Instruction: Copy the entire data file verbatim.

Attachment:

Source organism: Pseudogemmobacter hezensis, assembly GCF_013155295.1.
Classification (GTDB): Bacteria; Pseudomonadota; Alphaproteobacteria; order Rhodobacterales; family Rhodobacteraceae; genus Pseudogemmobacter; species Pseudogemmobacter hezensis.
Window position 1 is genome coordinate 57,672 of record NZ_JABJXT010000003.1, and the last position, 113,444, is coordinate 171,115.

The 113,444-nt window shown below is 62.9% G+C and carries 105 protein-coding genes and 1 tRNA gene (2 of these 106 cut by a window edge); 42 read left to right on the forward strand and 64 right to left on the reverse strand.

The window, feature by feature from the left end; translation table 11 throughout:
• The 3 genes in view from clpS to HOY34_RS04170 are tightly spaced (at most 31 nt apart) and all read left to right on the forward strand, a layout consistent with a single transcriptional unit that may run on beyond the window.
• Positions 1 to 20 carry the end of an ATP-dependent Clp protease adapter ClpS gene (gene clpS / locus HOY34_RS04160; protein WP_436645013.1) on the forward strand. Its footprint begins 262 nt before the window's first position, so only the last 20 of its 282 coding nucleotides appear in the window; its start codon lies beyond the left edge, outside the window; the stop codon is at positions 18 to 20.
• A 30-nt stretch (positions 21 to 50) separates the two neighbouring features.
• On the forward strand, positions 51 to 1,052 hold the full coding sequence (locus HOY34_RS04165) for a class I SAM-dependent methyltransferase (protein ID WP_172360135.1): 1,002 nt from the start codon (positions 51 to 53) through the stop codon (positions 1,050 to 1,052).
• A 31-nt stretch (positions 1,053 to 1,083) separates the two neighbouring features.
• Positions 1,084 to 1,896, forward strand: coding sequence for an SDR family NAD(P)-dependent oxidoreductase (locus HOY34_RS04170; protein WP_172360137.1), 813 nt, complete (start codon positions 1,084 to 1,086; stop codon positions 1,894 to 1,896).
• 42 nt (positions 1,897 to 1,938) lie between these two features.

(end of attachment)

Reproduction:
Source organism: Pseudogemmobacter hezensis, assembly GCF_013155295.1.
Classification (GTDB): Bacteria; Pseudomonadota; Alphaproteobacteria; order Rhodobacterales; family Rhodobacteraceae; genus Pseudogemmobacter; species Pseudogemmobacter hezensis.
Window position 1 is genome coordinate 57,672 of record NZ_JABJXT010000003.1, and the last position, 113,444, is coordinate 171,115.

The 113,444-nt window shown below is 62.9% G+C and carries 105 protein-coding genes and 1 tRNA gene (2 of these 106 cut by a window edge); 42 read left to right on the forward strand and 64 right to left on the reverse strand.

The window, feature by feature from the left end; translation table 11 throughout:
• The 3 genes in view from clpS to HOY34_RS04170 are tightly spaced (at most 31 nt apart) and all read left to right on the forward strand, a layout consistent with a single transcriptional unit that may run on beyond the window.
• Positions 1 to 20 carry the end of an ATP-dependent Clp protease adapter ClpS gene (gene clpS / locus HOY34_RS04160; protein WP_436645013.1) on the forward strand. Its footprint begins 262 nt before the window's first position, so only the last 20 of its 282 coding nucleotides appear in the window; its start codon lies beyond the left edge, outside the window; the stop codon is at positions 18 to 20.
• A 30-nt stretch (positions 21 to 50) separates the two neighbouring features.
• On the forward strand, positions 51 to 1,052 hold the full coding sequence (locus HOY34_RS04165) for a class I SAM-dependent methyltransferase (protein ID WP_172360135.1): 1,002 nt from the start codon (positions 51 to 53) through the stop codon (positions 1,050 to 1,052).
• A 31-nt stretch (positions 1,053 to 1,083) separates the two neighbouring features.
• Positions 1,084 to 1,896, forward strand: coding sequence for an SDR family NAD(P)-dependent oxidoreductase (locus HOY34_RS04170; protein WP_172360137.1), 813 nt, complete (start codon positions 1,084 to 1,086; stop codon positions 1,894 to 1,896).
• 42 nt (positions 1,897 to 1,938) lie between these two features.